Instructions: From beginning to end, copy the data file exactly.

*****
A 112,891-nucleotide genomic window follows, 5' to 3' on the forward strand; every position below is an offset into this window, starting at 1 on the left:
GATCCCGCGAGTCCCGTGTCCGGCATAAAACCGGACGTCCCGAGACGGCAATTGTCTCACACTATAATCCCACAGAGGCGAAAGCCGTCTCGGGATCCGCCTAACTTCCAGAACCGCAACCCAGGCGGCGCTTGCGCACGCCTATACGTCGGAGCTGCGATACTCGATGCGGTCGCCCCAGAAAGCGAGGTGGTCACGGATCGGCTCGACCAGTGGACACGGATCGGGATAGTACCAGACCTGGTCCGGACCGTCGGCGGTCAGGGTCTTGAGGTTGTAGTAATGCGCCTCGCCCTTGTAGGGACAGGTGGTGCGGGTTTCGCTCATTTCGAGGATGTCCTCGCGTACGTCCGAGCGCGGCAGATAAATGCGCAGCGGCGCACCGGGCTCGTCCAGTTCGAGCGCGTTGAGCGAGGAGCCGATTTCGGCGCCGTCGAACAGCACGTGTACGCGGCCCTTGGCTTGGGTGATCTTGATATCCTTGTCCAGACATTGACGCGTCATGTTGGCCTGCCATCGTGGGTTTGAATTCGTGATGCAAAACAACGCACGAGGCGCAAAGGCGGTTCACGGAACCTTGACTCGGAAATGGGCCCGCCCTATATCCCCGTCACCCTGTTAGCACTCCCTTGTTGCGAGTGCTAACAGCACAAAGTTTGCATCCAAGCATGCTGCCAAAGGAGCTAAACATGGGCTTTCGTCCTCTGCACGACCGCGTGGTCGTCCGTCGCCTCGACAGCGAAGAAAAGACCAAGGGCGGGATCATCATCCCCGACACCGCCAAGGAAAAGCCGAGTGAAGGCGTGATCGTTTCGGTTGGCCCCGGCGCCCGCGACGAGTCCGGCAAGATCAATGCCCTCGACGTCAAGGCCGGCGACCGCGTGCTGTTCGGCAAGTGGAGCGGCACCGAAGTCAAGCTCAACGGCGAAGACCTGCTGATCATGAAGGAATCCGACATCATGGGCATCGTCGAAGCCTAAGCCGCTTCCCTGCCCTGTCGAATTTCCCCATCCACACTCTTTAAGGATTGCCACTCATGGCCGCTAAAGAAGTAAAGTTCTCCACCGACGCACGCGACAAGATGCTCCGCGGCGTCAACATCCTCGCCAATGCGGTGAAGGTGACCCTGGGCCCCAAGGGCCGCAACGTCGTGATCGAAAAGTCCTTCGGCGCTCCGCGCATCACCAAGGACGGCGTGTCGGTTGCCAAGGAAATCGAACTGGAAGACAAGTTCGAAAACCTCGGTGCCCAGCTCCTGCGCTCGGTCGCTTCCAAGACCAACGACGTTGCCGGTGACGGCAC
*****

A 112,891-nucleotide genomic window follows, 5' to 3' on the forward strand; every position below is an offset into this window, starting at 1 on the left:
GATCCCGCGAGTCCCGTGTCCGGCATAAAACCGGACGTCCCGAGACGGCAATTGTCTCACACTATAATCCCACAGAGGCGAAAGCCGTCTCGGGATCCGCCTAACTTCCAGAACCGCAACCCAGGCGGCGCTTGCGCACGCCTATACGTCGGAGCTGCGATACTCGATGCGGTCGCCCCAGAAAGCGAGGTGGTCACGGATCGGCTCGACCAGTGGACACGGATCGGGATAGTACCAGACCTGGTCCGGACCGTCGGCGGTCAGGGTCTTGAGGTTGTAGTAATGCGCCTCGCCCTTGTAGGGACAGGTGGTGCGGGTTTCGCTCATTTCGAGGATGTCCTCGCGTACGTCCGAGCGCGGCAGATAAATGCGCAGCGGCGCACCGGGCTCGTCCAGTTCGAGCGCGTTGAGCGAGGAGCCGATTTCGGCGCCGTCGAACAGCACGTGTACGCGGCCCTTGGCTTGGGTGATCTTGATATCCTTGTCCAGACATTGACGCGTCATGTTGGCCTGCCATCGTGGGTTTGAATTCGTGATGCAAAACAACGCACGAGGCGCAAAGGCGGTTCACGGAACCTTGACTCGGAAATGGGCCCGCCCTATATCCCCGTCACCCTGTTAGCACTCCCTTGTTGCGAGTGCTAACAGCACAAAGTTTGCATCCAAGCATGCTGCCAAAGGAGCTAAACATGGGCTTTCGTCCTCTGCACGACCGCGTGGTCGTCCGTCGCCTCGACAGCGAAGAAAAGACCAAGGGCGGGATCATCATCCCCGACACCGCCAAGGAAAAGCCGAGTGAAGGCGTGATCGTTTCGGTTGGCCCCGGCGCCCGCGACGAGTCCGGCAAGATCAATGCCCTCGACGTCAAGGCCGGCGACCGCGTGCTGTTCGGCAAGTGGAGCGGCACCGAAGTCAAGCTCAACGGCGAAGACCTGCTGATCATGAAGGAATCCGACATCATGGGCATCGTCGAAGCCTAAGCCGCTTCCCTGCCCTGTCGAATTTCCCCATCCACACTCTTTAAGGATTGCCACTCATGGCCGCTAAAGAAGTAAAGTTCTCCACCGACGCACGCGACAAGATGCTCCGCGGCGTCAACATCCTCGCCAATGCGGTGAAGGTGACCCTGGGCCCCAAGGGCCGCAACGTCGTGATCGAAAAGTCCTTCGGCGCTCCGCGCATCACCAAGGACGGCGTGTCGGTTGCCAAGGAAATCGAACTGGAAGACAAGTTCGAAAACCTCGGTGCCCAGCTCCTGCGCTCGGTCGCTTCCAAGACCAACGACGTTGCCGGTGACGGCAC